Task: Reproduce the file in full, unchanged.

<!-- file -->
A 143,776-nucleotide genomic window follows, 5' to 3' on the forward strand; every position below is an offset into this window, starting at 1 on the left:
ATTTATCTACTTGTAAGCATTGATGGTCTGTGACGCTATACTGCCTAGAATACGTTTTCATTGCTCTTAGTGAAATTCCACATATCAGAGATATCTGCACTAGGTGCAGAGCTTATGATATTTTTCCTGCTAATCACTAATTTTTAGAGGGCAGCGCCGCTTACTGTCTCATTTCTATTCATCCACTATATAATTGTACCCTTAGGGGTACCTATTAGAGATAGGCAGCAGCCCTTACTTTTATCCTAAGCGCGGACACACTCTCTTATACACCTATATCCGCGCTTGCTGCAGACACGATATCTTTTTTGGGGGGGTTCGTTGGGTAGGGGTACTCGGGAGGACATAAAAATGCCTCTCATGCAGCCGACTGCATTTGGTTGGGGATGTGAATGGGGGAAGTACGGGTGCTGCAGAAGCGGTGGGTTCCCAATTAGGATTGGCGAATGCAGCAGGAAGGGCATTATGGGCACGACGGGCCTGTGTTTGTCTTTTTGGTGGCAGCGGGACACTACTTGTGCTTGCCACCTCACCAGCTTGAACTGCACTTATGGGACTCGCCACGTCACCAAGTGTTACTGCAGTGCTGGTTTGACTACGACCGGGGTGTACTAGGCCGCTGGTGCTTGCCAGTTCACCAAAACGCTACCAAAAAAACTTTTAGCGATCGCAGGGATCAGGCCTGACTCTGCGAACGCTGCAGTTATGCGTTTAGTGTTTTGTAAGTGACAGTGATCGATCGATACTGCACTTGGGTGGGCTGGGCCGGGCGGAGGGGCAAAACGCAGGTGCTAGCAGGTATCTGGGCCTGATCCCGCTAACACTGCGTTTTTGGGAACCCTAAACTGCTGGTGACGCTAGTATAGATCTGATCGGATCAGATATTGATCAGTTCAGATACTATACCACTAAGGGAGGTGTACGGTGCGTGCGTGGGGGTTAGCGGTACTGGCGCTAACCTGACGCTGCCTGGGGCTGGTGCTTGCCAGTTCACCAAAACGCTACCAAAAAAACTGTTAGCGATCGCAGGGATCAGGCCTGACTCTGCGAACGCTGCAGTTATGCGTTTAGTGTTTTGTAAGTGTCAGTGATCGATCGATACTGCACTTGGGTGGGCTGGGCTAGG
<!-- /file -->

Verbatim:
A 143,776-nucleotide genomic window follows, 5' to 3' on the forward strand; every position below is an offset into this window, starting at 1 on the left:
ATTTATCTACTTGTAAGCATTGATGGTCTGTGACGCTATACTGCCTAGAATACGTTTTCATTGCTCTTAGTGAAATTCCACATATCAGAGATATCTGCACTAGGTGCAGAGCTTATGATATTTTTCCTGCTAATCACTAATTTTTAGAGGGCAGCGCCGCTTACTGTCTCATTTCTATTCATCCACTATATAATTGTACCCTTAGGGGTACCTATTAGAGATAGGCAGCAGCCCTTACTTTTATCCTAAGCGCGGACACACTCTCTTATACACCTATATCCGCGCTTGCTGCAGACACGATATCTTTTTTGGGGGGGTTCGTTGGGTAGGGGTACTCGGGAGGACATAAAAATGCCTCTCATGCAGCCGACTGCATTTGGTTGGGGATGTGAATGGGGGAAGTACGGGTGCTGCAGAAGCGGTGGGTTCCCAATTAGGATTGGCGAATGCAGCAGGAAGGGCATTATGGGCACGACGGGCCTGTGTTTGTCTTTTTGGTGGCAGCGGGACACTACTTGTGCTTGCCACCTCACCAGCTTGAACTGCACTTATGGGACTCGCCACGTCACCAAGTGTTACTGCAGTGCTGGTTTGACTACGACCGGGGTGTACTAGGCCGCTGGTGCTTGCCAGTTCACCAAAACGCTACCAAAAAAACTTTTAGCGATCGCAGGGATCAGGCCTGACTCTGCGAACGCTGCAGTTATGCGTTTAGTGTTTTGTAAGTGACAGTGATCGATCGATACTGCACTTGGGTGGGCTGGGCCGGGCGGAGGGGCAAAACGCAGGTGCTAGCAGGTATCTGGGCCTGATCCCGCTAACACTGCGTTTTTGGGAACCCTAAACTGCTGGTGACGCTAGTATAGATCTGATCGGATCAGATATTGATCAGTTCAGATACTATACCACTAAGGGAGGTGTACGGTGCGTGCGTGGGGGTTAGCGGTACTGGCGCTAACCTGACGCTGCCTGGGGCTGGTGCTTGCCAGTTCACCAAAACGCTACCAAAAAAACTGTTAGCGATCGCAGGGATCAGGCCTGACTCTGCGAACGCTGCAGTTATGCGTTTAGTGTTTTGTAAGTGTCAGTGATCGATCGATACTGCACTTGGGTGGGCTGGGCTAGG